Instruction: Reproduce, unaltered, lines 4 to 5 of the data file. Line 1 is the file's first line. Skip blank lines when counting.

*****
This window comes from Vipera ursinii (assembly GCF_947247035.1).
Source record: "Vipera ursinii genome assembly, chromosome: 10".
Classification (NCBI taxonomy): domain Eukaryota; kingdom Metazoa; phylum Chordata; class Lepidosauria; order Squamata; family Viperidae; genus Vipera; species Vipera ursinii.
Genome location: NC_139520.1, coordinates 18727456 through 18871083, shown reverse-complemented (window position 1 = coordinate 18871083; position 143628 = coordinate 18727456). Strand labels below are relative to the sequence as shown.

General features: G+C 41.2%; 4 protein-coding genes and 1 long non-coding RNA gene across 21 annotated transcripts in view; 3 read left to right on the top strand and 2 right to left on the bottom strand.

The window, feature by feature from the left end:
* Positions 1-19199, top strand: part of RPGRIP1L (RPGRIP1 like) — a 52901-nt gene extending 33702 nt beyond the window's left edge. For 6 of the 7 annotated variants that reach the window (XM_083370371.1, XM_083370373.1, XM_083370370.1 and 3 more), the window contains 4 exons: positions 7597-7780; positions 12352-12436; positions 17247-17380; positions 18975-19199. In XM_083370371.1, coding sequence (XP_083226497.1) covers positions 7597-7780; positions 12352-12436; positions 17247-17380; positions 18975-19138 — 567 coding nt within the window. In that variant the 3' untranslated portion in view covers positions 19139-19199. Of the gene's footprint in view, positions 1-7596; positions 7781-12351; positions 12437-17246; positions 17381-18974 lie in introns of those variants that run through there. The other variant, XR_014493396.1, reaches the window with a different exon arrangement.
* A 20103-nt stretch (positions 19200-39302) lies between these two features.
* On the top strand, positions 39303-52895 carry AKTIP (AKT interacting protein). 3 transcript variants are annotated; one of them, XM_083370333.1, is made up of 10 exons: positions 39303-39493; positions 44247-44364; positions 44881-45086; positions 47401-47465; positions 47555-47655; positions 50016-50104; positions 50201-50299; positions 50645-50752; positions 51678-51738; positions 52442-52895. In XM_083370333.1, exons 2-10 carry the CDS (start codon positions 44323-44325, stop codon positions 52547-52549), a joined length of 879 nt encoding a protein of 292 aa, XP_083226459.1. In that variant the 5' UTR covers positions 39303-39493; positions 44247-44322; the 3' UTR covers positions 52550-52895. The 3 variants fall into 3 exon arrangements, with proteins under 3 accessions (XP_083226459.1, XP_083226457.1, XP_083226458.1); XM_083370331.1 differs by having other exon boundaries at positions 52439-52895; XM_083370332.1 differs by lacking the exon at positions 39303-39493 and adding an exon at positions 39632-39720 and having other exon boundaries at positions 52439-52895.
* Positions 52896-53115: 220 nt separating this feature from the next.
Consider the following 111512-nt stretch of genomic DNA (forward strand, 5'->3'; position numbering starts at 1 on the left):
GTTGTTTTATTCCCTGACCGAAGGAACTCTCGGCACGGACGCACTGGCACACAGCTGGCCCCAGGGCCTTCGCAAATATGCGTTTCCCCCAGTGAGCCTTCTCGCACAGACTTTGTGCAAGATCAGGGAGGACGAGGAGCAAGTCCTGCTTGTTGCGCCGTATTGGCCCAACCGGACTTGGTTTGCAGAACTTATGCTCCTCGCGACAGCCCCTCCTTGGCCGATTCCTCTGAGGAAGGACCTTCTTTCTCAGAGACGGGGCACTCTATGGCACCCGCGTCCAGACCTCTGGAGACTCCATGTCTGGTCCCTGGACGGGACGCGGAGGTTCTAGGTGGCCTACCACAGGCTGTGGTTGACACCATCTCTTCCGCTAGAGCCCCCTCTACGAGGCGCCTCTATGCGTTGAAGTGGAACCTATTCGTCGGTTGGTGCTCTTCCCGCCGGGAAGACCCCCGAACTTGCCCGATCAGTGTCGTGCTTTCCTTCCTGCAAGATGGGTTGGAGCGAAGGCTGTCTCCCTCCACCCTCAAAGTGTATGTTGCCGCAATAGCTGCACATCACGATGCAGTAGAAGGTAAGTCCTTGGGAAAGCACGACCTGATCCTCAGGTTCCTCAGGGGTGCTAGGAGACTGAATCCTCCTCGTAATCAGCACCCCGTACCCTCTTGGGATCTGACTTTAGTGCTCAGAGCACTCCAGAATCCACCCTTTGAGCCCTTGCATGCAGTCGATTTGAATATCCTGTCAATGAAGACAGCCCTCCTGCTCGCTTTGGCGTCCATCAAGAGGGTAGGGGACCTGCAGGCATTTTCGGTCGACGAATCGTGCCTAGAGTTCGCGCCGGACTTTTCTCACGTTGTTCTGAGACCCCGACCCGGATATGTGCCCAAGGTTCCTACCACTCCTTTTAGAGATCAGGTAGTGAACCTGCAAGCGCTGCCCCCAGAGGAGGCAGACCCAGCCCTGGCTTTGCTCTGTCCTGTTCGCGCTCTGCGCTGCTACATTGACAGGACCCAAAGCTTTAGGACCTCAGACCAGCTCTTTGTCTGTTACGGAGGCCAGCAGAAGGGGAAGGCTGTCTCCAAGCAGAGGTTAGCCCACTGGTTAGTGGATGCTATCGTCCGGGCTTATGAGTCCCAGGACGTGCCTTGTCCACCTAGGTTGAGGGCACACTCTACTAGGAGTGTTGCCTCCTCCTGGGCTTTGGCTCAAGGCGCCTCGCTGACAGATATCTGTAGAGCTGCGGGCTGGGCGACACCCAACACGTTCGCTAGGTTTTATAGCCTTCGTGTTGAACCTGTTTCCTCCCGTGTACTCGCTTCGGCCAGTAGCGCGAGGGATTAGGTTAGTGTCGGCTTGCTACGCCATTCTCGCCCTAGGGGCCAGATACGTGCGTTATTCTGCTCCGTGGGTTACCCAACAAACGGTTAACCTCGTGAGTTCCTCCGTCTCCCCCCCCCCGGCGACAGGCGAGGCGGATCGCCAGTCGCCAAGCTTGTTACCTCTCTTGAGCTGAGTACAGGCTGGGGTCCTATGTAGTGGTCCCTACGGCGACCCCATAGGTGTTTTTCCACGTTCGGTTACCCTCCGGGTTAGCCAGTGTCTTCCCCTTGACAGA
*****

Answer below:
Genome location: NC_139520.1, coordinates 18727456 through 18871083, shown reverse-complemented (window position 1 = coordinate 18871083; position 143628 = coordinate 18727456). Strand labels below are relative to the sequence as shown.

General features: G+C 41.2%; 4 protein-coding genes and 1 long non-coding RNA gene across 21 annotated transcripts in view; 3 read left to right on the top strand and 2 right to left on the bottom strand.